Coming to VOD this coming Tuesday, December 6: THE MUSIC OF STRANGERS: YO YO MA & THE SILK ROAD ENSEMBLE
Morgan Neville’s profile of the world music collective debuted at Toronto in 2015. Screenings followed at Berlin, True/False, San Francisco, Montclair, DocAviv, Los Angeles, Sydney, Provincetown, and Biografilm, among other fests.
I previously wrote about the doc here.
Coming to theatres today, Friday, June 2: TWO TRAINS RUNNIN’
Sam Pollard’s chronicle of the 1964 search for unsung blues performers made its bow at Full Frame earlier this year. Screenings also include New York Film Festival, New Orleans, Sheffield, Traverse City, Vancouver, Portland, DocuWest, deadCENTER, March on Washington, Hot Springs Doc, Woodstock, Austin, and Chicago, among other events.
As signaled by its title, Pollard’s project follows two parallel tracks: the pivotal activities taking place in Mississippi as part of Freedom Summer, an volunteer-driven effort to register African-American voters in the state; and a separate search by groups of blues aficionados for two lost pioneering African-American musicians, Skip James and Son House, in the same region. These two threads occasionally intersect – though the film perhaps overemphasizes the connections – but the bulk of the story is about the musician search and resultant revival of interest in their music for a new generation of, pointedly, largely white audiences, making an argument for the importance of this acknowledgement of the influence of African-American music on popular mainstream culture. Pollard employs animation and music as a welcome counterbalance to a sometimes too-heavy use of narration delivered by musician Common, helping to elevate the proceedings and making for compelling viewing.
This post is a pointer to the second lineup announcement for the 2017 Sundance Film Festival. This year’s selections in the New Frontier section may be found here.
The remaining non-competition feature sections will be revealed in further announcements.
If you missed yesterday’s announcement, the US and World Cinema Documentary and Dramatic Competitions, plus NEXT, click here.
Coming to theatres tomorrow, Friday, December 2: BEST AND MOST BEAUTIFUL THINGS
Garrett Zevgetis’ profile of a quirky young blind woman on the autism spectrum debuted at SXSW this Spring. Its fest circuit also included Hot Docs, Camden, Margaret Mead, Mill Valley, Florida, IFFBoston, Dallas, Bentonville, Philadelphia, Denver, and IndieBo.
Michelle is a 20 year old self-proclaimed outcast living in rural Maine with her mother. Since being graduated from the Perkins School for the Blind, she has struggled to engage with the outside world, but finds an outlet for her creativity and need for belonging through the Internet. Unexpectedly, it is here that she finds a boyfriend and a mutual interest in kink, an intriguing curveball that Zevegtis cautiously rolls with as he follows his appealing protagonist over several years. The result is a strange little film, but one with charm – part universal coming of ager, part celebration of self-assured difference.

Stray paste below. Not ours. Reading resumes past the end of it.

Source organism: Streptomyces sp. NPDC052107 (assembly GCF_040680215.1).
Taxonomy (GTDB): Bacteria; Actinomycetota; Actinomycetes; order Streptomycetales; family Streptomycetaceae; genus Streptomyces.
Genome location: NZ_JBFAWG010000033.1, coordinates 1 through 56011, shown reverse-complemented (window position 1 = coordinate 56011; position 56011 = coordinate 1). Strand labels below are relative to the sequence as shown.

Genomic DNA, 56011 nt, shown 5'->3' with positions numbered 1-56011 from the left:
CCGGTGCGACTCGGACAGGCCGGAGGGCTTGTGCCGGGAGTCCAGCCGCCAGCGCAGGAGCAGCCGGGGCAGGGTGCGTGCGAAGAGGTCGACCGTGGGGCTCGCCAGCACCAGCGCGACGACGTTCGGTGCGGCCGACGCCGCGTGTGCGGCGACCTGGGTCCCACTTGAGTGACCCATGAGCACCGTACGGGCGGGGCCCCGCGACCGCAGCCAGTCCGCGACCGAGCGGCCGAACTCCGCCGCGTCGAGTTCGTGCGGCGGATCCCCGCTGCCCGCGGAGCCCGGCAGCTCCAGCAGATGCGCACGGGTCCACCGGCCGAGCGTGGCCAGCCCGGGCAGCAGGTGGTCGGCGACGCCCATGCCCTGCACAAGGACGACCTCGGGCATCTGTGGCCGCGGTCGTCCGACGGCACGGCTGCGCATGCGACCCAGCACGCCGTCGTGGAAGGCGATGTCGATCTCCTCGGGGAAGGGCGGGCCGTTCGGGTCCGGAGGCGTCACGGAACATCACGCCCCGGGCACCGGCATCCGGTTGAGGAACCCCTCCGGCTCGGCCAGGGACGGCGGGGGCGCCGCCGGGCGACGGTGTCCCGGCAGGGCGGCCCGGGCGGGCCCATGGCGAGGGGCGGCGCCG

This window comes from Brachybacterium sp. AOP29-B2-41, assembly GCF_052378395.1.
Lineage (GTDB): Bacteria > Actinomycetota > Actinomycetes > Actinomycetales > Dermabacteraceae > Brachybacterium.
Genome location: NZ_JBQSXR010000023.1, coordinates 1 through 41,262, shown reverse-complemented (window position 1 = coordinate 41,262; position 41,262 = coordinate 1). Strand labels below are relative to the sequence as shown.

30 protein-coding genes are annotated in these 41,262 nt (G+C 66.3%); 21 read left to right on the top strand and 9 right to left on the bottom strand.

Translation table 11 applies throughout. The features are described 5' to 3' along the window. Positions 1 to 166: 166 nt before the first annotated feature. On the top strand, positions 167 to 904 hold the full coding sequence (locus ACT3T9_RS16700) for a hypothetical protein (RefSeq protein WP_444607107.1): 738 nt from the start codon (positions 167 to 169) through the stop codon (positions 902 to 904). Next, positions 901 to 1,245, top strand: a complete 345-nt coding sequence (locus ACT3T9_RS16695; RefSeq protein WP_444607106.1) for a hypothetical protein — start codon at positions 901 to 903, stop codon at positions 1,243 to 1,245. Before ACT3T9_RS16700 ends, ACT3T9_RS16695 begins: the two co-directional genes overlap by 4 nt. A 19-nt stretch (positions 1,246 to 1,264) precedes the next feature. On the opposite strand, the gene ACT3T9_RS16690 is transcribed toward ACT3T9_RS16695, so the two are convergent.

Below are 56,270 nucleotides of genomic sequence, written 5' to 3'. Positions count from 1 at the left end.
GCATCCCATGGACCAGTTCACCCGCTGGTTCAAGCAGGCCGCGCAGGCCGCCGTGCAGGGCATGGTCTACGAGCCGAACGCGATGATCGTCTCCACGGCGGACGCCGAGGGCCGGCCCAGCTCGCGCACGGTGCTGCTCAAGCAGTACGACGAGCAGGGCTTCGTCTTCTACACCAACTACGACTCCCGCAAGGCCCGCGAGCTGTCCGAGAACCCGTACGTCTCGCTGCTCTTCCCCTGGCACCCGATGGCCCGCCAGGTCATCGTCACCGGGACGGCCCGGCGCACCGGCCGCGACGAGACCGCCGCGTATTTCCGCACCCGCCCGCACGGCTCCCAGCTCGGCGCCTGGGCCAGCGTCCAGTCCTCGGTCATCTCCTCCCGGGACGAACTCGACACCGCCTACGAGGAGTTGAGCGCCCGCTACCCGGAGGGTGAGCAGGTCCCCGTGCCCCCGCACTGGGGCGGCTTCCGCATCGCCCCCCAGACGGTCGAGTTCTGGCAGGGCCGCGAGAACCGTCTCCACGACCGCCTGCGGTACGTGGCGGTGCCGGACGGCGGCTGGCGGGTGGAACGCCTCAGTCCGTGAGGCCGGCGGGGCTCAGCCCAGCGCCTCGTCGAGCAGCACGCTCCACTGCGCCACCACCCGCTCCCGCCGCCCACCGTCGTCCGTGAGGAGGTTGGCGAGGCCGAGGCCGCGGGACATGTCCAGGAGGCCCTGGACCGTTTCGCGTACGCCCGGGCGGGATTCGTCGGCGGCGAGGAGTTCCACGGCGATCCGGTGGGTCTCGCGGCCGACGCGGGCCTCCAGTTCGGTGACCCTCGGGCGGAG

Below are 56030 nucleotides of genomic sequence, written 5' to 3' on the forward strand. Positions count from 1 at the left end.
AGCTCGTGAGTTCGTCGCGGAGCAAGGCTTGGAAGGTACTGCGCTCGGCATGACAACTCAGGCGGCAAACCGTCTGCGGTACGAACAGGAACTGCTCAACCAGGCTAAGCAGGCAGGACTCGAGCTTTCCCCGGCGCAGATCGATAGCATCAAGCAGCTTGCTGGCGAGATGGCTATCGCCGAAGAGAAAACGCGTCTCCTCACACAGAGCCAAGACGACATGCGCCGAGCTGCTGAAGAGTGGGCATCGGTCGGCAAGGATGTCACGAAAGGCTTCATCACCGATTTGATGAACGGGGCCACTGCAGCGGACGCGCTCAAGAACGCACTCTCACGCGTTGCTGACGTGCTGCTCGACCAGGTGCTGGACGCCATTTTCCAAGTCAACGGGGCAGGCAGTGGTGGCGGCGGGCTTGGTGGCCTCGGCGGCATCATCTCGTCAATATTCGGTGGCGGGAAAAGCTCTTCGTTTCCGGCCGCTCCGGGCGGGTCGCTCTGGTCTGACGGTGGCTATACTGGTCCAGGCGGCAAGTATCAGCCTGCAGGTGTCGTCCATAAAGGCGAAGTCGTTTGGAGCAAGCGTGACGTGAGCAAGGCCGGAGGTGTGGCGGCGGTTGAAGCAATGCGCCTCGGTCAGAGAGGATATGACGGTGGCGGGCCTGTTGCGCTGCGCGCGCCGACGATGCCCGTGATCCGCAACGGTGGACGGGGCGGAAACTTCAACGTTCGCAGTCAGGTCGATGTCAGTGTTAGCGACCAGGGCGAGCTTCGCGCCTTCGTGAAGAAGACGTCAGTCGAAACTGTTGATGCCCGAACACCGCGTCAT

Coming to DVD and VOD tomorrow, Friday, December 2: MAVIS!
Jessica Edwards’ affectionate tribute to the soul singer debuted at SXSW last year. Its fest circuit also included Nantucket, IDFA, Sheffield, New Zealand, Melbourne, Martha’s Vineyard African American, Vancouver, Woodstock, Mill Valley, Rocky Mountain Women’s, Athena, and Big Sky, among other events. In addition to its DVD release, the doc now comes to iTunes and Amazon.
I previously wrote about the film here.
As the lineup of the 2017 Sundance Film Festival is revealed, I’ll be including pointers here. The US and World Cinema Dramatic and Documentary Competitions, plus the NEXT section, have just been announced today here.
Pointers for other sections will follow as they are announced over the next week.
Coming to theatres this Friday, December 2: FIRST LADY OF THE REVOLUTION
Andrea Kalin’s profile of a Southern belle turned Central American political figure bowed at Sidewalk Film Festival this Summer. It also has screened at Hot Springs Doc, Rocky Mountain Women’s Film Festival, and theatrically throughout Costa Rica.
Kalin chronicles the 1948 civil war in Costa Rica that presaged radical changes to the Central American nation from the perspective of one of its most unlikely players: Henrietta Boggs. The young woman, born in South Carolina and later a resident of Alabama, was a college student and aspiring journalist when she visited family in Costa Rica in 1940, met coffee farmer José Figueres, and decided to marry him. Over the next few years, Figueres emerged as popular opposition leader to the repressive government. With Boggs at his side as a pivotal behind-the-scenes advisor and confidante, Figueres fled the country in exile before finally coming to power in the aftermath of the 1948 revolution. Together the couple established a new constitution and government, introducing progressive reforms like the abolishment of the nation’s military which led to unprecedented stability and peace. Kalin has found a very appealing subject around whom to frame a largely forgotten but compelling story.